Le Nozze di Figaro
by Hairy McMungo (Primi Divi)
«From now on, Hairy McMungo wants to do things a bit differently. It’s going to take a lot of planning and organisation but these are areas in which a Scotsman always excels. As long as he’s not trying to organise difficult things like paying bills that is. Although Hairy McMungo obviously doesn’t read other people’s reviews before he writes his (p)review, the reviews do exist. Not that anyone has doubted Hairy McMungo’s integrity but Hairy thinks his (p)reviews might have more effect if they are posted before opening night, before anyone has seen it. Maybe some people might think Hairy McMungo has been to rehearsals and that’s how he knows but Hairy would just like to say he doesn’t go to rehearsals. They can be free but only if he pays about £100 a year. Which doesn’t really count as free to Hairy McMungo,
Speaking of free operas, there’s one on at the Royal College of Music soon. Hairy has his ticket and he might or might not be (p)reviewing it properly in the near future but since those of you reading this review are likely to be Mozart fans he thought you might like to know about it now. It’s Apollo et Hyacinthus so it’s probably one you’ve never seen before and there’s a Scotsman in it.
But getting back to the (p)review in hand, Le nozze di Figaro is special for several reasons although it doesn’t have a Scotsman in it but it will in the revival so you might want to wait until then if you’d like to save your Money and just see it once. It’s special because it’s the ROH’s first new production of 2006 and it’s their first Mozart production of Mozart’s anniversary year. It’s also part of the Beaumarchais series which began with that very odd Il barbiere di Siviglia (and Hairy does wish someone would write a decent version of the third in the trilogy, if no-one does it soon he might just write one himself set in a Scottish distillery and make it all about haggis hunting).
The new Le nozze di Figaro is a brilliantly sane new production directed by Scotsman David McVicar. Hairy McMungo feels very strongly that a production of Le nozze di Figaro needs as much sanity as possible because there’s so much madness in the plot. It’s one of the best operas in the world when you know what’s going on but it’s completely incomprehensible when you don’t. Hairy does know the opera backwards of course but even he was confused by the recent attempts by Glyndebourne on Tour and Garsington.
Erwin Schrott, who had a great success at the ROH as Leporello two and a half years ago, returns as Figaro. He has lots of physical energy, even when he’s still and if you heard the rumours Hairy McMungo heard about the beginning of the rehearsal period you’d have trouble believing them. He also has a good voice and timing of almost Highland perfection and he’s clearly a great match for Susanna even though she’s going to be the one wearing the breeches in this marriage. She was right to choose him over the Count.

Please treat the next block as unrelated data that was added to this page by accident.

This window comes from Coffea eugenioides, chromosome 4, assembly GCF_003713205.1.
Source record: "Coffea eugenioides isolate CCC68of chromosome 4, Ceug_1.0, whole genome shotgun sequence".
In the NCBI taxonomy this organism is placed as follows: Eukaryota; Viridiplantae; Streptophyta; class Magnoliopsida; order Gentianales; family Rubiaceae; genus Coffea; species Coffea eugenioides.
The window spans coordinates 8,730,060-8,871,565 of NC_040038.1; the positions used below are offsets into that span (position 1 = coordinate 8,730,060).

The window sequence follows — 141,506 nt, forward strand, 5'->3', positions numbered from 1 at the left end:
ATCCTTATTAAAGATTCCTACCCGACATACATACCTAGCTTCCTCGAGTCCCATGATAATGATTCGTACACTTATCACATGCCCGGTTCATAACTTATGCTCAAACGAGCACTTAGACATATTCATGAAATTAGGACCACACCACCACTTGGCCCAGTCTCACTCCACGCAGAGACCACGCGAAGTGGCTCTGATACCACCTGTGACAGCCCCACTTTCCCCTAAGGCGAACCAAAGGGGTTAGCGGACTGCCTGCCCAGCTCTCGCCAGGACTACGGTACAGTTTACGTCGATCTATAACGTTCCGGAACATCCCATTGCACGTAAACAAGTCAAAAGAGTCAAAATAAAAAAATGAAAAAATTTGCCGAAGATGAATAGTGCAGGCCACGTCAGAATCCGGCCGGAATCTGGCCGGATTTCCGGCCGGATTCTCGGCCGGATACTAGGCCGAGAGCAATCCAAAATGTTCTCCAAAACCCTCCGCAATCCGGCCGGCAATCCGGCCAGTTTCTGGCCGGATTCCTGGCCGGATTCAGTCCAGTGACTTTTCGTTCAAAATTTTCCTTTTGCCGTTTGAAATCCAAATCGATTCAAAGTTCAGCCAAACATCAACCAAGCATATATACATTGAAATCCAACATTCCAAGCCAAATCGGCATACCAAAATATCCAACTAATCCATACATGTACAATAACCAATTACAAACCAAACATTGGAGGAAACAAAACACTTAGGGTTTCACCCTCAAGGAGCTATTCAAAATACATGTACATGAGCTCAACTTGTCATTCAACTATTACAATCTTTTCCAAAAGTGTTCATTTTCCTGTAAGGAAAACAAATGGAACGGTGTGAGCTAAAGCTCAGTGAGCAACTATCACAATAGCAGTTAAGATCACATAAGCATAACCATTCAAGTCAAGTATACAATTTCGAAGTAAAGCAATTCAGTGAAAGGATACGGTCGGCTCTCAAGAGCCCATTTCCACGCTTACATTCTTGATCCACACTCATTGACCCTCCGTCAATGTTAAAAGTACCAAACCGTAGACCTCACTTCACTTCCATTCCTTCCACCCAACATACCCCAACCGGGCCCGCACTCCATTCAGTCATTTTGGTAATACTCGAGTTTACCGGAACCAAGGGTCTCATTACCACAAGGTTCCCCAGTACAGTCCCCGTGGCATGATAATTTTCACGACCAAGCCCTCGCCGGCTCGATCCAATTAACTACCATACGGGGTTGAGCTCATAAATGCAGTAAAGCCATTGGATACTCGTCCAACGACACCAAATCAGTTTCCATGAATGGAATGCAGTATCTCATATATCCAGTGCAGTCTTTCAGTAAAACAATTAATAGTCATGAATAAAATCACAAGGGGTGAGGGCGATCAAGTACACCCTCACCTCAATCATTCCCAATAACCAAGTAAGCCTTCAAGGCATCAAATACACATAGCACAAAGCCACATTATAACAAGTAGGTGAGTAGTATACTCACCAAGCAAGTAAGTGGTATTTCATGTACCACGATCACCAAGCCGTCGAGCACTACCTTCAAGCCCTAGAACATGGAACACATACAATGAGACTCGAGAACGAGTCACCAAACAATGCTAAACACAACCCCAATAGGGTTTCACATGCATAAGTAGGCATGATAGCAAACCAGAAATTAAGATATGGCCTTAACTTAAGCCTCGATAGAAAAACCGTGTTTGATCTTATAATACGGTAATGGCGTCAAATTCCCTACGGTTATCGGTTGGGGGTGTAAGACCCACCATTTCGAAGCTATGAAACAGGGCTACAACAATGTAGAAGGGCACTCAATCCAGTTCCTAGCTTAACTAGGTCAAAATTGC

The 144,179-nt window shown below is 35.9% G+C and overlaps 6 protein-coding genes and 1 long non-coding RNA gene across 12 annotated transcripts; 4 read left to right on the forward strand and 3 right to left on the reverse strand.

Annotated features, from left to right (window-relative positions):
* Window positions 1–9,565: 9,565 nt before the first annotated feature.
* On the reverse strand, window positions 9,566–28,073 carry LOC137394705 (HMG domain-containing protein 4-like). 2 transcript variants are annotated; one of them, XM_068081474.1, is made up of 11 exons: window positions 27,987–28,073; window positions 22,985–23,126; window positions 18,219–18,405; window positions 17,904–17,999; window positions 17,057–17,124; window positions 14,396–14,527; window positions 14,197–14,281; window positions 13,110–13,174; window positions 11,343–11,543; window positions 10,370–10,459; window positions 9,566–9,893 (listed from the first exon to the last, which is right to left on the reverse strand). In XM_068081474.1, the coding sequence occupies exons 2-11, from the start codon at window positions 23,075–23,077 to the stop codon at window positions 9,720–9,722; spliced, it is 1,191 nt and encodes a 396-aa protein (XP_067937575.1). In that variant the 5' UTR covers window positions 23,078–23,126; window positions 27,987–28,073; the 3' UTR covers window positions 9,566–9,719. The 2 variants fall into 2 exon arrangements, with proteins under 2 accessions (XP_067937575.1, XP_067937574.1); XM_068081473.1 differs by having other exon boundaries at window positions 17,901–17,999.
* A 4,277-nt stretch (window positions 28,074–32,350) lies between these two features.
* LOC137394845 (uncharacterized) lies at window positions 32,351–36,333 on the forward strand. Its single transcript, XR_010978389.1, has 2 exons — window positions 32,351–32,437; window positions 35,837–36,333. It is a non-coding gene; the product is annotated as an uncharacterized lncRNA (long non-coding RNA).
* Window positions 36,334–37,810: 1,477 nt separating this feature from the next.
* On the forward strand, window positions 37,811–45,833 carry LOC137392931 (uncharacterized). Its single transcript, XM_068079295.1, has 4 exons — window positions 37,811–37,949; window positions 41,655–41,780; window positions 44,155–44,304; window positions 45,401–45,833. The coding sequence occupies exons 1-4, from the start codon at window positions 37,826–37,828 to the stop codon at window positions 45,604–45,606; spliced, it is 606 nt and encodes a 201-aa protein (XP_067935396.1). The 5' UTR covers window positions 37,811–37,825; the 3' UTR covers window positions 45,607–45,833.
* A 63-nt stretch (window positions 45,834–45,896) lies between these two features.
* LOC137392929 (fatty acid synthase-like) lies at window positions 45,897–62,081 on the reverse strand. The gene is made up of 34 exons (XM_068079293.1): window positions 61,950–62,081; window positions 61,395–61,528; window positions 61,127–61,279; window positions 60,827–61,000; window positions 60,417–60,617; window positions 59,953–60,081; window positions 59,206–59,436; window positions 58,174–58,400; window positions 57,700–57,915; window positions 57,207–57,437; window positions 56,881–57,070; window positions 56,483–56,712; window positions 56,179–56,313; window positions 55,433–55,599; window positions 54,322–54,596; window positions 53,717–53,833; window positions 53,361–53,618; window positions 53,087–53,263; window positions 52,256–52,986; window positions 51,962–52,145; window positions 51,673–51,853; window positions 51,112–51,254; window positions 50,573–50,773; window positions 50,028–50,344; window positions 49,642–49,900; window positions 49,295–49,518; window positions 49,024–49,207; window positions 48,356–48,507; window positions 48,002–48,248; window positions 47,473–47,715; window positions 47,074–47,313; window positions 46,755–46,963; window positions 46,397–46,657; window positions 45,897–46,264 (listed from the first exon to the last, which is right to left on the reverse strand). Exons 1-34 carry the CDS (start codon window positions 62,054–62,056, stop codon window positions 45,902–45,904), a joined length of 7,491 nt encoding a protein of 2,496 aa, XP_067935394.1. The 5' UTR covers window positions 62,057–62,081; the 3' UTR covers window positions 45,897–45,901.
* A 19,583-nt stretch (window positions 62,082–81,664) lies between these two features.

Not that there’s anything wrong with the Count but he is a bit of a jessie. Gerald Finley clearly relishes playing the baddy but he’s not a baddy you hate. Everything goes wrong for him and it’s impossible not to laugh. Hairy was surprised to hear that Finley actually prefers the Count to Figaro, as the second role suits him so well but he is no less ideal for the Count. His singing could only be better if you added a Scottish burr.
Susanna is sung by Miah Persson, who is fairly attractive considering she wasn’t born in Scotland and much too good at putting men in their places. Hairy can’t quite understand how the Count dared to try it on with her, or how he dared to be unfaithful to Dorothea Roschmann’s lovely but not exactly vulnerable Countess. Her arias are touching but it’s very clear she’s going to win in the end. Hairy liked the end. He always likes to see the baritones on their knees.
Sophie Koch’s voice is on the heavy side for Cherubino but she’s wonderfully boyish and Graciela Araya and Jonathan Veira seem to enjoy themselves as Marcellina and Bartolo. Hairy McMungo can’t bring himself to be nice about Philip Langridge because he read an interview with Langridge in which he was complaining about how boring it was to sing Don Basilio. This makes Hairy McMungo cross as he would be happy to sing a wonderful role like Basilio. (Not for free though, although he doesn’t charge his new baby diva Caledonia when he sings it to her, not even when he does the actions.) You couldn’t tell how much Langridge hated being there but Hairy still hasn’t forgiven him. And as for Ian Bostridge saying Don Ottavio is boring which Hairy read about on the same day, well Hairy McMungo always thought Bostridge was an alien. He looks like the Mekon anyway.
The smaller roles were all brilliantly sung. Jeremy White got full comic worth out of Antonio and Ana James sang Barbarina’s aria beautifully although she didn’t show a great deal of interest in either Cherubino or the Count. Not that Hairy McMungo blames her. He wouldn’t either. Francis Egerton was a good Don Curzio, but you need a Scotsman to do the stutter really well. Not that Scotsmen stutter as a rule but it is something that happens to Hairy sometimes when he’s been drinking whisky so it is quite a familiar feeling to a Scot.»